Building Blocks of Language

Find out about the skills children need to develop speech, language and communication. These skills are The Building Blocks of Language!

The Building Blocks of Effective Communication

Most children develop speech, language and communication in a predictable sequence. New skills build on skills they have already learned. Usually, we expect language and communication to develop over time and by a certain age. Yet, most children will progress at their own pace. Have a look at the Child Development Timeline for more information about what to expect and when.

There are lots of underlying skills that your child needs to be a good communicator. So if your child has only recently started saying words, they may take longer to learn speech sounds.

Some children with long term conditions may not develop all skills when you expect them to.

Find out why each building block is important for communication.




Level 1

For language to develop a child must be able to hear well. If you notice that your child does not always respond when spoken to, likes the TV loud or often says ‘what?’, ask your Health Visitor or GP for advice.




Children may be able to hear but not listen to what you say. Listening to language involves more than hearing the words. We need to pay attention to words, think about them and understand them. You can help your child’s listening skills by keeping the TV/ music off for talking times. Make a point of helping your child listen to sounds around them in everyday situations


Children have to learn to focus their attention on to different things. This usually starts with attending to people before objects. The next stage is sharing attention between people and things that interest them. Children need good attention skills before they understand words and learn to talk. You can help your baby and young toddler by finding simple shared activities that you both focus on. Try blowing bubbles- try one more turn each time to help them pay attention for longer!



Looking at people and faces is a very important part of communication and interaction. Babies are naturally attracted to faces.  Babies usually  give eye-contact when they are only a few hours old. Looking at faces gives babies and children the chance to learn about other people. By watching, they begin to understand expressions, body language and how we make sounds. Looking and watching another person leads to good listening and good conversation skills. By looking at people, children can communicate powerful messages without words.  For example a child may ask for an object, or draw an adult’s attention to it by looking. People games like tickling, peekaboo help your child develop looking and eye contact.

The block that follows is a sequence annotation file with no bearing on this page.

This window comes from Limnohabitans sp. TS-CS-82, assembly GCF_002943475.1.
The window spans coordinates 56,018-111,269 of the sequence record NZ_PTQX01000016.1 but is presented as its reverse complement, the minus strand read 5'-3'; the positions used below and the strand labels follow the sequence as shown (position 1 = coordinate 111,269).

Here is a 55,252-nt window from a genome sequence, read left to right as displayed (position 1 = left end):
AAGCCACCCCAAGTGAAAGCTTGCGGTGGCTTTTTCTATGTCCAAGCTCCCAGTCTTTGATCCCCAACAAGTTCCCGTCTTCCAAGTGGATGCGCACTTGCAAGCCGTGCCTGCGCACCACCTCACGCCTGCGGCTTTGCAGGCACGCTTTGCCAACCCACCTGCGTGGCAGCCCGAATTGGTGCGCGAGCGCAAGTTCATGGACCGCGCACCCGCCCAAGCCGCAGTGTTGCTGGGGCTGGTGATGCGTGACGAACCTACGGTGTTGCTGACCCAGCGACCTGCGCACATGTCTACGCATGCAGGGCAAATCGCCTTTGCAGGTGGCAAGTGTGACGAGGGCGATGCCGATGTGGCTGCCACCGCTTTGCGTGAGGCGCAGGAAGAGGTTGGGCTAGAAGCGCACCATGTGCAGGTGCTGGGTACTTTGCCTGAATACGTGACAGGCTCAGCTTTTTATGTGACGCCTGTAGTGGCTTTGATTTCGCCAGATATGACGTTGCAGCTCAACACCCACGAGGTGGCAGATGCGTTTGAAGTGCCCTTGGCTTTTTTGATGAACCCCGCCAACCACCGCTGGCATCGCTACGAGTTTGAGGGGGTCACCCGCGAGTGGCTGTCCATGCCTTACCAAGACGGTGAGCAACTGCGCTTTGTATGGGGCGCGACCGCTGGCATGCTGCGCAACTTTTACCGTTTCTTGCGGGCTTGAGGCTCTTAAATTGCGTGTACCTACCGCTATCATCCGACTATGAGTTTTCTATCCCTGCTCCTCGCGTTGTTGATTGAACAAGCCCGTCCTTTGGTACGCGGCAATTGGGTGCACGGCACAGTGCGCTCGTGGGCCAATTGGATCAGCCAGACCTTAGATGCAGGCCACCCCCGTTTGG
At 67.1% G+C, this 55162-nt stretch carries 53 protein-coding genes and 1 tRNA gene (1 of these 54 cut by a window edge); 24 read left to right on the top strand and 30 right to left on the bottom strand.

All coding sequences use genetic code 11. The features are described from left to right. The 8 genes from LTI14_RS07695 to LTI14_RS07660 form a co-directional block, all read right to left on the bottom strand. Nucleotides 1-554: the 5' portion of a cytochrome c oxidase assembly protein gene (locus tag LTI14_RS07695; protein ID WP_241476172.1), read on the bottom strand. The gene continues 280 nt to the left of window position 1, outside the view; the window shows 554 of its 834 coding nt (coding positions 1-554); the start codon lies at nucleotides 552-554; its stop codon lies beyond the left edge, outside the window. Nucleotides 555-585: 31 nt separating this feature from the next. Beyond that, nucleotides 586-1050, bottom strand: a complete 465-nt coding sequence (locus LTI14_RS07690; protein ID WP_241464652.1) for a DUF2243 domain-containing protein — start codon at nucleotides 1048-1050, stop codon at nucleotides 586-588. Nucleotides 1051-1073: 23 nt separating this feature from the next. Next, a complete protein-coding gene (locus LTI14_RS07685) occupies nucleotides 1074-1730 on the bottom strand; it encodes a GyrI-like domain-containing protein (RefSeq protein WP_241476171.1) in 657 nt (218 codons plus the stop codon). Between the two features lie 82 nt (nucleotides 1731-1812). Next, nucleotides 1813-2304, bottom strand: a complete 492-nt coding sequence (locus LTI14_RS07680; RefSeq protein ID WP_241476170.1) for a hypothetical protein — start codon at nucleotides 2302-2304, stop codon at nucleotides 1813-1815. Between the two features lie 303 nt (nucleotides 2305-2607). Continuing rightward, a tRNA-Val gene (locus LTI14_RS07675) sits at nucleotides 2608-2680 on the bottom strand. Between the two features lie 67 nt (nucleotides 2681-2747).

Level 2

Taking turns is an important part of communication development for young children. When children learn to take turns, they learn the basics of conversations. Turn taking happens between people all the time in everyday life and develops at an early stage. When you take turns cooing to your baby as they vocalise you are beginning a conversation! When children have opportunities to share and practice taking turns, they are learning how to share a conversation.


Babies will often use vocalisations as a way to communicate. It may sound like such as screeching or shouting but this is how they join in. Everyday routines such as bath time or milk time will be a time when your baby is noisy. This is how they show their excitement about what’s happening! Talk back to your baby at these times and they will associate the words with the routine!

Babbling is when your child starts to play with sounds that are a bit like the words and the sounds in our language like “babababa”. They are not meaningful words yet but your baby will often repeat the same sounds and will enjoy doing it! Babble is an important skill that emerges in development before pointing and real words. Children typically start babbling before they start pointing. When your baby is babbling, join in and copy their sounds- you are having a conversation!

Level 3

Babies learn very quickly to link activities. For example if they cry, they will get a cuddle or if they hear the taps going on they know they are having a bath. As babies and toddlers grow, they start to understand cause and effect. For example they will know that when their boots appear, they are going out! Your child doesn’t need to understand any words to work out what is happening. You can help by talking about what you are doing. This lets your little one hear all the words that go with the daily routines. 


Level 4